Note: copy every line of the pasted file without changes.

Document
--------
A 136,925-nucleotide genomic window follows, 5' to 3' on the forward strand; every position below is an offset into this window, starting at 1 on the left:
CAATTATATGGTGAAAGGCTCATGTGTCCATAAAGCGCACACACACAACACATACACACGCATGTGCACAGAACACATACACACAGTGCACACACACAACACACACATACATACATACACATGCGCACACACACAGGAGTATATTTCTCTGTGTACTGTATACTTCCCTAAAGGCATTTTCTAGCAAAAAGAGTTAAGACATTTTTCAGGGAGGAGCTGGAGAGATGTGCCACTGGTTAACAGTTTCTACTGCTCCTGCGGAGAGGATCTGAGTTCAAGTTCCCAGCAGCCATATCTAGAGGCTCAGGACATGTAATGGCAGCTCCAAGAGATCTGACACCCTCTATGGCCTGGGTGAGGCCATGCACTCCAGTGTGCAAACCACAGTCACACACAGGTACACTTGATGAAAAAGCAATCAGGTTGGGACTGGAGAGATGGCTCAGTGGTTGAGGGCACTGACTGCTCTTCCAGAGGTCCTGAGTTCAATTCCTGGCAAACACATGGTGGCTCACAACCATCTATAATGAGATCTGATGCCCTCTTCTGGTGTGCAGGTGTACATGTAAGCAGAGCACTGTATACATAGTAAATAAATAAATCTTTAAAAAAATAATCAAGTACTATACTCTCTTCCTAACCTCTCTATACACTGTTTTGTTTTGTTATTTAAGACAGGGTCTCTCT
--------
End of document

A 136,925-nucleotide genomic window follows, 5' to 3' on the forward strand; every position below is an offset into this window, starting at 1 on the left:
CAATTATATGGTGAAAGGCTCATGTGTCCATAAAGCGCACACACACAACACATACACACGCATGTGCACAGAACACATACACACAGTGCACACACACAACACACACATACATACATACACATGCGCACACACACAGGAGTATATTTCTCTGTGTACTGTATACTTCCCTAAAGGCATTTTCTAGCAAAAAGAGTTAAGACATTTTTCAGGGAGGAGCTGGAGAGATGTGCCACTGGTTAACAGTTTCTACTGCTCCTGCGGAGAGGATCTGAGTTCAAGTTCCCAGCAGCCATATCTAGAGGCTCAGGACATGTAATGGCAGCTCCAAGAGATCTGACACCCTCTATGGCCTGGGTGAGGCCATGCACTCCAGTGTGCAAACCACAGTCACACACAGGTACACTTGATGAAAAAGCAATCAGGTTGGGACTGGAGAGATGGCTCAGTGGTTGAGGGCACTGACTGCTCTTCCAGAGGTCCTGAGTTCAATTCCTGGCAAACACATGGTGGCTCACAACCATCTATAATGAGATCTGATGCCCTCTTCTGGTGTGCAGGTGTACATGTAAGCAGAGCACTGTATACATAGTAAATAAATAAATCTTTAAAAAAATAATCAAGTACTATACTCTCTTCCTAACCTCTCTATACACTGTTTTGTTTTGTTATTTAAGACAGGGTCTCTCT